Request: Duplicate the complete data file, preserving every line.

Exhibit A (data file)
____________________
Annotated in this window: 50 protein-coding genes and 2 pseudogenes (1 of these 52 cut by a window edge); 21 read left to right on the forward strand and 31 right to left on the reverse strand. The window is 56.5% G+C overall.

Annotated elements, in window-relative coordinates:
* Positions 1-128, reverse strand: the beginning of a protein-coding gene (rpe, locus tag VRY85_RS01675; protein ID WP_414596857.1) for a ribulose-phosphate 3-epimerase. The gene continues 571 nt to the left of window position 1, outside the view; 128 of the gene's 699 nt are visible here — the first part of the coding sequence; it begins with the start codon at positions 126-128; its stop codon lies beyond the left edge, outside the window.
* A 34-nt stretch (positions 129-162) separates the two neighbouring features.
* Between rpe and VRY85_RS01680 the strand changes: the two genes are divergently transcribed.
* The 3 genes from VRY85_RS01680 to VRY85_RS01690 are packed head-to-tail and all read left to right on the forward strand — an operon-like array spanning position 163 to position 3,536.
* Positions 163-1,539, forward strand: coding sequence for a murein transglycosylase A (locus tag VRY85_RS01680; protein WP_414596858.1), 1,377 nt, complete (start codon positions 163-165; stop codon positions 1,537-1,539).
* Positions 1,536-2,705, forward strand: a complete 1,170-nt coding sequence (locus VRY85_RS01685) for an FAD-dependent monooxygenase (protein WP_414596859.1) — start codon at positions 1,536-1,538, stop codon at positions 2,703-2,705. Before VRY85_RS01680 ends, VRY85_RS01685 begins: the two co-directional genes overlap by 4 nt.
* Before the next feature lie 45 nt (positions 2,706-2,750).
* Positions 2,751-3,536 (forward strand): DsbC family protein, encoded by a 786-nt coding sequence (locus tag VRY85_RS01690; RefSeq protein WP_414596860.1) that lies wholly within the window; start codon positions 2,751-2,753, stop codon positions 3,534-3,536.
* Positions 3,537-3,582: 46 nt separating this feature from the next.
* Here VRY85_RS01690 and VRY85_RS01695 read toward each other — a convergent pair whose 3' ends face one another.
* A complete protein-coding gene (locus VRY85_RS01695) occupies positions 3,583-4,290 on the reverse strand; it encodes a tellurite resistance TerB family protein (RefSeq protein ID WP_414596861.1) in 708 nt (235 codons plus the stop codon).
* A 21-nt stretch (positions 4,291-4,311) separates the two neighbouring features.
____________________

Annotated in this window: 50 protein-coding genes and 2 pseudogenes (1 of these 52 cut by a window edge); 21 read left to right on the forward strand and 31 right to left on the reverse strand. The window is 56.5% G+C overall.

Annotated elements, in window-relative coordinates:
* Positions 1-128, reverse strand: the beginning of a protein-coding gene (rpe, locus tag VRY85_RS01675; protein ID WP_414596857.1) for a ribulose-phosphate 3-epimerase. The gene continues 571 nt to the left of window position 1, outside the view; 128 of the gene's 699 nt are visible here — the first part of the coding sequence; it begins with the start codon at positions 126-128; its stop codon lies beyond the left edge, outside the window.
* A 34-nt stretch (positions 129-162) separates the two neighbouring features.
* Between rpe and VRY85_RS01680 the strand changes: the two genes are divergently transcribed.
* The 3 genes from VRY85_RS01680 to VRY85_RS01690 are packed head-to-tail and all read left to right on the forward strand — an operon-like array spanning position 163 to position 3,536.
* Positions 163-1,539, forward strand: coding sequence for a murein transglycosylase A (locus tag VRY85_RS01680; protein WP_414596858.1), 1,377 nt, complete (start codon positions 163-165; stop codon positions 1,537-1,539).
* Positions 1,536-2,705, forward strand: a complete 1,170-nt coding sequence (locus VRY85_RS01685) for an FAD-dependent monooxygenase (protein WP_414596859.1) — start codon at positions 1,536-1,538, stop codon at positions 2,703-2,705. Before VRY85_RS01680 ends, VRY85_RS01685 begins: the two co-directional genes overlap by 4 nt.
* Before the next feature lie 45 nt (positions 2,706-2,750).
* Positions 2,751-3,536 (forward strand): DsbC family protein, encoded by a 786-nt coding sequence (locus tag VRY85_RS01690; RefSeq protein WP_414596860.1) that lies wholly within the window; start codon positions 2,751-2,753, stop codon positions 3,534-3,536.
* Positions 3,537-3,582: 46 nt separating this feature from the next.
* Here VRY85_RS01690 and VRY85_RS01695 read toward each other — a convergent pair whose 3' ends face one another.
* A complete protein-coding gene (locus VRY85_RS01695) occupies positions 3,583-4,290 on the reverse strand; it encodes a tellurite resistance TerB family protein (RefSeq protein ID WP_414596861.1) in 708 nt (235 codons plus the stop codon).
* A 21-nt stretch (positions 4,291-4,311) separates the two neighbouring features.